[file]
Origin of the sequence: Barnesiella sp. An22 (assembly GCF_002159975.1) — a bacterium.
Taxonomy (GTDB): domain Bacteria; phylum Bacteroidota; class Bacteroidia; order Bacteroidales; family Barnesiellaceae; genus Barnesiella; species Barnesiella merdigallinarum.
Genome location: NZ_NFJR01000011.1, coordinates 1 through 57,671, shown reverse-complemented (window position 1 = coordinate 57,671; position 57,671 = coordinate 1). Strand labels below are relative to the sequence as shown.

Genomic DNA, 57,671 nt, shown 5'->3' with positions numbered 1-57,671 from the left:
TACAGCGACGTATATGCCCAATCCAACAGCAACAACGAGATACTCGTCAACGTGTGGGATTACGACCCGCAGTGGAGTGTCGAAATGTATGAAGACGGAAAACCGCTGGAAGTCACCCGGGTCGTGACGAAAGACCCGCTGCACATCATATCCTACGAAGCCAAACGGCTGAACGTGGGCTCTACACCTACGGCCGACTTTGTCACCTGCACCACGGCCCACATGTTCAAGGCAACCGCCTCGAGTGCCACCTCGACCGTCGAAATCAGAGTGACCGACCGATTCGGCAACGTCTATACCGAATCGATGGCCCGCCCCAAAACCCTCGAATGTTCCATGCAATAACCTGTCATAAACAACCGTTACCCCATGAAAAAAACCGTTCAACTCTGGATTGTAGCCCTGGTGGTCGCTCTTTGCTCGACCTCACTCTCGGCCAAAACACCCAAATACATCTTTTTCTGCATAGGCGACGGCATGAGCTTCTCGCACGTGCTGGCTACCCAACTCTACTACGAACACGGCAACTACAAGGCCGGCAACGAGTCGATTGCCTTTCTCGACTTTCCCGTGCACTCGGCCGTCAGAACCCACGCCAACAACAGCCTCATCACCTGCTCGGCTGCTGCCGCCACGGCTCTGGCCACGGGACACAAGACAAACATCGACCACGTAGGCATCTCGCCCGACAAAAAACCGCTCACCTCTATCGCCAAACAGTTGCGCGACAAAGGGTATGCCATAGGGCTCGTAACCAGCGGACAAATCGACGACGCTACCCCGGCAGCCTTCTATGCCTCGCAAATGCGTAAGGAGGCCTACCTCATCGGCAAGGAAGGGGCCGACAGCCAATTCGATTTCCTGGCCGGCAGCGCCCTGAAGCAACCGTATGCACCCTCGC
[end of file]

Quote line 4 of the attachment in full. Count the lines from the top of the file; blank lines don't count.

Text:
Genomic DNA, 57,671 nt, shown 5'->3' with positions numbered 1-57,671 from the left: